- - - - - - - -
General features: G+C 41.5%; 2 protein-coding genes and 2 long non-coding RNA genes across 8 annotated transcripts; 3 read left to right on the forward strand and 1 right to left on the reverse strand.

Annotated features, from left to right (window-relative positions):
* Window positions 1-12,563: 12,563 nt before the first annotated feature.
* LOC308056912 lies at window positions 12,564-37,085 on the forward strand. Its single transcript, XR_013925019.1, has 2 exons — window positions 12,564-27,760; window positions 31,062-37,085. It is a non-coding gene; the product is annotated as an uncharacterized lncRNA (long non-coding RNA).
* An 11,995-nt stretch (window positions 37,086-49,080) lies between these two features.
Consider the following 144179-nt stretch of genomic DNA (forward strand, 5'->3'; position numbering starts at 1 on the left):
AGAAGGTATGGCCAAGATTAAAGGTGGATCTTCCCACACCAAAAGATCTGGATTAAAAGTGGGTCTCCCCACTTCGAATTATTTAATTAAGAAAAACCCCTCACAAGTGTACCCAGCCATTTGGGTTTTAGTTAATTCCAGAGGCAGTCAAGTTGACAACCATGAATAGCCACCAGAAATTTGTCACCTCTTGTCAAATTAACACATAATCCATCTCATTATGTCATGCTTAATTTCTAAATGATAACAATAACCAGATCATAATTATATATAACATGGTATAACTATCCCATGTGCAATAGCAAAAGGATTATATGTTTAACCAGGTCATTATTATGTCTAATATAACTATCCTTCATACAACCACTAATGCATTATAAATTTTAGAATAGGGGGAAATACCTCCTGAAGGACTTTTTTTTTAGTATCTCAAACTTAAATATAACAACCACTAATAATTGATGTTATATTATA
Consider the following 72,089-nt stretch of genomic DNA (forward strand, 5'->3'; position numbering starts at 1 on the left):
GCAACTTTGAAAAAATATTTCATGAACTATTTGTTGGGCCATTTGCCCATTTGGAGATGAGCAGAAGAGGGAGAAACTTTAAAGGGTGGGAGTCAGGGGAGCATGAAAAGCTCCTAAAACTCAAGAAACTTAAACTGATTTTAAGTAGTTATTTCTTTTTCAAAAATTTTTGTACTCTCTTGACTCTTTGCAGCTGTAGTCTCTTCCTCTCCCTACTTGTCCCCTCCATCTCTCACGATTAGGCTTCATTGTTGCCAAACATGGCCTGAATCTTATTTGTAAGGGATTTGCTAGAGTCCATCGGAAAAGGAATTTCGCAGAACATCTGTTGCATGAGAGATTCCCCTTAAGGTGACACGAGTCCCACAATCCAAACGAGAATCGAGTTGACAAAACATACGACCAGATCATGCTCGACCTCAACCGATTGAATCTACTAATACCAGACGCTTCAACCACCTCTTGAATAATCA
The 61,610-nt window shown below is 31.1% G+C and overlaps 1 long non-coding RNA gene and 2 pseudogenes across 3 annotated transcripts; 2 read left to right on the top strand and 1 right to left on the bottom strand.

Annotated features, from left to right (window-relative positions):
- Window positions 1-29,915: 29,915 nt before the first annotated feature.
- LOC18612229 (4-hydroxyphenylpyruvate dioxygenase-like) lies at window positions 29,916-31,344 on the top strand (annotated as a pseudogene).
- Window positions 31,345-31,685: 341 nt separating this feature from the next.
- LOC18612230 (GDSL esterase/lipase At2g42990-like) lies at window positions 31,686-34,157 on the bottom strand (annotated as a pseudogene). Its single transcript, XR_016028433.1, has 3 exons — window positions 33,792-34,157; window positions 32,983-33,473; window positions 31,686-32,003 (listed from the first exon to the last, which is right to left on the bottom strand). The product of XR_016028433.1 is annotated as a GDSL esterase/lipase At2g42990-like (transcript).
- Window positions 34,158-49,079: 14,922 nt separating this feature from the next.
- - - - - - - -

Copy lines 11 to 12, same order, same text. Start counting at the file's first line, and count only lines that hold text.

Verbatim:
Annotated features, from left to right (window-relative positions):
- Window positions 1-29,915: 29,915 nt before the first annotated feature.